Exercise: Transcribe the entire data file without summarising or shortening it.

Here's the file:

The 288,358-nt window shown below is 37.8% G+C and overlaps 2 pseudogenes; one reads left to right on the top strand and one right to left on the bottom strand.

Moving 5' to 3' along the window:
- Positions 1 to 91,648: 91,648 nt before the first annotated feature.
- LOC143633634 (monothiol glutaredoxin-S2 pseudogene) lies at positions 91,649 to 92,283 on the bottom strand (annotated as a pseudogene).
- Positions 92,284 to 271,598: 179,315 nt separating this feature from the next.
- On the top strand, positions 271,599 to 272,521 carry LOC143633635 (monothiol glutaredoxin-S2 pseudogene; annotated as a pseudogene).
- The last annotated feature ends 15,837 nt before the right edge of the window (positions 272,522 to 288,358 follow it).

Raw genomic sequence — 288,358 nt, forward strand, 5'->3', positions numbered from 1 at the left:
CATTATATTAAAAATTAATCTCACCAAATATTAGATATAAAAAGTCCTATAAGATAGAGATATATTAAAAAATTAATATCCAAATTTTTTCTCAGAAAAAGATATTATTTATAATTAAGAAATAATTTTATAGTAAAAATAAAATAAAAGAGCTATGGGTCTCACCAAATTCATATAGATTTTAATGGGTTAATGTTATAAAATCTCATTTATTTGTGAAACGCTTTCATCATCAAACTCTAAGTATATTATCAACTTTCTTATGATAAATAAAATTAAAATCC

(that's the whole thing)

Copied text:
The 288,358-nt window shown below is 37.8% G+C and overlaps 2 pseudogenes; one reads left to right on the top strand and one right to left on the bottom strand.

Moving 5' to 3' along the window:
- Positions 1 to 91,648: 91,648 nt before the first annotated feature.
- LOC143633634 (monothiol glutaredoxin-S2 pseudogene) lies at positions 91,649 to 92,283 on the bottom strand (annotated as a pseudogene).
- Positions 92,284 to 271,598: 179,315 nt separating this feature from the next.
- On the top strand, positions 271,599 to 272,521 carry LOC143633635 (monothiol glutaredoxin-S2 pseudogene; annotated as a pseudogene).
- The last annotated feature ends 15,837 nt before the right edge of the window (positions 272,522 to 288,358 follow it).

Raw genomic sequence — 288,358 nt, forward strand, 5'->3', positions numbered from 1 at the left:
CATTATATTAAAAATTAATCTCACCAAATATTAGATATAAAAAGTCCTATAAGATAGAGATATATTAAAAAATTAATATCCAAATTTTTTCTCAGAAAAAGATATTATTTATAATTAAGAAATAATTTTATAGTAAAAATAAAATAAAAGAGCTATGGGTCTCACCAAATTCATATAGATTTTAATGGGTTAATGTTATAAAATCTCATTTATTTGTGAAACGCTTTCATCATCAAACTCTAAGTATATTATCAACTTTCTTATGATAAATAAAATTAAAATCC